The difference between this and Katrina is vast. During Katrina, 1,464 people in the storm area lost their lives. The City of New Orleans was under water for over a week, some areas, for several weeks. Bodies were left in the streets for ten days before collection of the dead began. Looting was widespread throughout the city, police officers, utility workers and rescue personnel were fired upon and many police officers simply walked off the job, leaving the cities residents to defend themselves. Beach areas along the Gulf Coast were wiped clean, without a single tree, building or piece of pavement left to mark that anything had ever been there. As a life-long resident of the Gulf Coast, I sympathize with what you are going through, because we have dealt with Hurricanes for many, many years. Mother nature will do what she wants, when she wants and as extreme as she wants and no matter of preparation, planning or special construction can beat her. Be thankful for life, limb, health and a second chance to rebuild and continue your life. Buildings, roads and infrastructure can and will be replaced. Memories of how things used to be cannot be destroyed by a storm, you will always have those. Hang tough and be grateful for what you do have and the rest will be worked out in time.
Lilburn Lady November 01, 2012 at 09:59 PM
So true. Just because it appears that a home is still standing, you have no idea what structural damage has been done until an expert can look at it. Foundations can be cracked or washed out, walls can be structurally unsound, etc. Just because a house looks okay doesn't mean it's safe to enter or that it can be repaired. Some homes are going to have to be torn down even though they made it through the storm. Roads, sewers, water lines, gas lines and electric lines will all have to be rebuilt. In addition, as we found out on the Gulf Coast, when homes are rebuilt, new codes will be applied so that homes are more "hurricane ready". As in some areas of New Orleans, homes that were left, had to be raised up on pylons a certain number of feet in order to be insured after the storm. You have a long, long road ahead with regard to rebuilding. Be thankful for what you have, your life, and a chance to rebuild.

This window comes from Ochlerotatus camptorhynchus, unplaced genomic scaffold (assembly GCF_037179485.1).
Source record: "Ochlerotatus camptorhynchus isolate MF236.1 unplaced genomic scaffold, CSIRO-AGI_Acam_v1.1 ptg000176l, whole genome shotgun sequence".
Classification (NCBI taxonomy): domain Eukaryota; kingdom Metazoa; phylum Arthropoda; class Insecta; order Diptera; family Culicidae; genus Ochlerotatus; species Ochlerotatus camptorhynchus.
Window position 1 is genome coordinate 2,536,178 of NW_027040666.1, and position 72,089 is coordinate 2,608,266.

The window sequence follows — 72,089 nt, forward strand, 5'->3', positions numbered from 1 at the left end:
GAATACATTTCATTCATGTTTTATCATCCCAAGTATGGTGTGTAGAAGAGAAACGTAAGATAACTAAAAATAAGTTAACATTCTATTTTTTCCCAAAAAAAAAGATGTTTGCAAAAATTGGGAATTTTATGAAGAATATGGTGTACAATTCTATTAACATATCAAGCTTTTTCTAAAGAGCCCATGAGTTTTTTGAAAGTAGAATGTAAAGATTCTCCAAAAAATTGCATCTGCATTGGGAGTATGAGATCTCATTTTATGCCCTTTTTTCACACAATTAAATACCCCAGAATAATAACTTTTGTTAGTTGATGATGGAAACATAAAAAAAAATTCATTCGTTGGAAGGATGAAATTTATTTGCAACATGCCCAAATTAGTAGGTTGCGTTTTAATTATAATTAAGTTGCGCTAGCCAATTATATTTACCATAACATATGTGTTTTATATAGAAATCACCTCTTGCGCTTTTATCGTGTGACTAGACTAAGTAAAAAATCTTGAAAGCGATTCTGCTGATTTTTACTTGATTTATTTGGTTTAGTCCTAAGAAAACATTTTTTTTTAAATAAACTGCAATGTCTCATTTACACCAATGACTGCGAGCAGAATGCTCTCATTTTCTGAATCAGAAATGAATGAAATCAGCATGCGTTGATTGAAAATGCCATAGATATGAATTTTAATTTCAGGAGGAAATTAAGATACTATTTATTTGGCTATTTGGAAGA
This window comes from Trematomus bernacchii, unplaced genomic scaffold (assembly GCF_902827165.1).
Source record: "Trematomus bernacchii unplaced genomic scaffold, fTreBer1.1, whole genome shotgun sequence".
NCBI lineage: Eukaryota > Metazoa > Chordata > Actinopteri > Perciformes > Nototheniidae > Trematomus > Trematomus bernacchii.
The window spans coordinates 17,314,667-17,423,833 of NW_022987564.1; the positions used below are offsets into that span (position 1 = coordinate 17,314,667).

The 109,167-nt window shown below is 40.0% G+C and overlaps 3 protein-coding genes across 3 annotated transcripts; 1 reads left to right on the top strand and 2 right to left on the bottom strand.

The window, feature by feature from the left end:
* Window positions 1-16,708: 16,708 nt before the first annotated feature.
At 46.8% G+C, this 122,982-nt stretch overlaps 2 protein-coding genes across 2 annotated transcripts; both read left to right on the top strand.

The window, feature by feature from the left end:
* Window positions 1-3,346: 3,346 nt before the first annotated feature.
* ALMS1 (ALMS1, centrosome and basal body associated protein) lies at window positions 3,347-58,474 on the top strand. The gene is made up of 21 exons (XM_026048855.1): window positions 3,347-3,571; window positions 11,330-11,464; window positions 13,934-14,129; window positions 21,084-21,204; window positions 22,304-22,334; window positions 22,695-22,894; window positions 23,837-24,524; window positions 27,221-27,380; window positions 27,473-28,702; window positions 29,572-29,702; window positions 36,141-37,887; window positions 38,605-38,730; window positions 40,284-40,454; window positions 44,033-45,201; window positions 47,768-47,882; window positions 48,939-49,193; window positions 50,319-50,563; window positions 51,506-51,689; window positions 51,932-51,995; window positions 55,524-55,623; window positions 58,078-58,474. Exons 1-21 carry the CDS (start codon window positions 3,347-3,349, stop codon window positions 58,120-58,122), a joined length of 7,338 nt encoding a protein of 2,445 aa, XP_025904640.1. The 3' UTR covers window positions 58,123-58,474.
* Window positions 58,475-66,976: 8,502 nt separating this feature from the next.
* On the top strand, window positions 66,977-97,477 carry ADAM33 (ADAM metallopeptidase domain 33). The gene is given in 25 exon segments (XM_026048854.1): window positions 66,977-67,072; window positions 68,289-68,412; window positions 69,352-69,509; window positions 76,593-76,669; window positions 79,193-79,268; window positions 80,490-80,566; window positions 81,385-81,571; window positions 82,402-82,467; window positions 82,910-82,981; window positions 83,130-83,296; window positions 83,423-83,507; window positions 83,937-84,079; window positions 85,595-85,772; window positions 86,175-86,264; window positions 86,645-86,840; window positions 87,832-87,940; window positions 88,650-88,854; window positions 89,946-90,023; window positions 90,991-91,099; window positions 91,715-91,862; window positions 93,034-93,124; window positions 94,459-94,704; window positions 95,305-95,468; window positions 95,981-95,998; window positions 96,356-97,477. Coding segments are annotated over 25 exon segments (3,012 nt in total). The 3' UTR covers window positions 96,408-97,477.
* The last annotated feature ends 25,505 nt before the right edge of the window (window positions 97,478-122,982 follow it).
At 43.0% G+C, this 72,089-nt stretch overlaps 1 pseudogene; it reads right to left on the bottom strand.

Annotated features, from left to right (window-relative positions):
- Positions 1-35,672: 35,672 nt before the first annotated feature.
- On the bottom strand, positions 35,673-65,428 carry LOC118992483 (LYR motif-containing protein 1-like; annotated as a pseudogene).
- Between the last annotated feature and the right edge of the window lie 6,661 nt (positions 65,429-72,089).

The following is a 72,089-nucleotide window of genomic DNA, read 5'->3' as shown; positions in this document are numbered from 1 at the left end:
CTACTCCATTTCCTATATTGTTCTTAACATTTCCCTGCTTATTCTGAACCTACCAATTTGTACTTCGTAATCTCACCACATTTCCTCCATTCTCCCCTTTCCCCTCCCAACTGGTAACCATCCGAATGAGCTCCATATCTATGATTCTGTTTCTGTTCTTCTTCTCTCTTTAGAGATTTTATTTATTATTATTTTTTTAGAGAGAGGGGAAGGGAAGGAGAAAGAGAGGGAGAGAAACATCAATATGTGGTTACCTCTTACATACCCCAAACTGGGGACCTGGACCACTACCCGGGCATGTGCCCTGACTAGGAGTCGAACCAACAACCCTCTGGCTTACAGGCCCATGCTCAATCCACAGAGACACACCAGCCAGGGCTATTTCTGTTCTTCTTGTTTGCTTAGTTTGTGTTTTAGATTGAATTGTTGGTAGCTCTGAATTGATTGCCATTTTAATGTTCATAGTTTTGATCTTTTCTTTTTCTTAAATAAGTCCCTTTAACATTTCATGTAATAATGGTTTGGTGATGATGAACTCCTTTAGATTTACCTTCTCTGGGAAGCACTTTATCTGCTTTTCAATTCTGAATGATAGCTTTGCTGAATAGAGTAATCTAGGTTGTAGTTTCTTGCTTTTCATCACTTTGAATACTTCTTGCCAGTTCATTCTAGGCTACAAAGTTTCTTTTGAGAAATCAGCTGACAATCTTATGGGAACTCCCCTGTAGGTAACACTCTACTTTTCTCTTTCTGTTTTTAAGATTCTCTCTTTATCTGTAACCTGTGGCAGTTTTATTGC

F SANDY November 01, 2012 at 11:23 PM
Hey heather....do you wait until Monday morning and say...."gee....why did eli through that pass instead of running the ball?"....since you asked that question, you probably won't understand my reference either....
Mike November 01, 2012 at 11:29 PM
You must have missed the part about "the entire system will need to be rebuilt"
Heather Pauwels Vinick November 01, 2012 at 11:32 PM
Who ever left the "Monday morning Eli" comment, yes I did understand. Hind sight is 20/20, they thought what they were doing was the right thing. However, several other shore communities throughout the state and in NY cut power before the storm. It is the power companies job to know better. This was not the first storm to hit the coast.
Heather Pauwels Vinick November 01, 2012 at 11:38 PM
BTW- F Sandy, I grew up in Brick and my family lived in Camp O (year round) for 4 generations. My family and I lost 2 homes because they burnt to the ground. 100 homes in Camp Osborn that belonged to families like mine burnt down. Our community is devastated. Please be more sensitive with the comments you post. Thank you.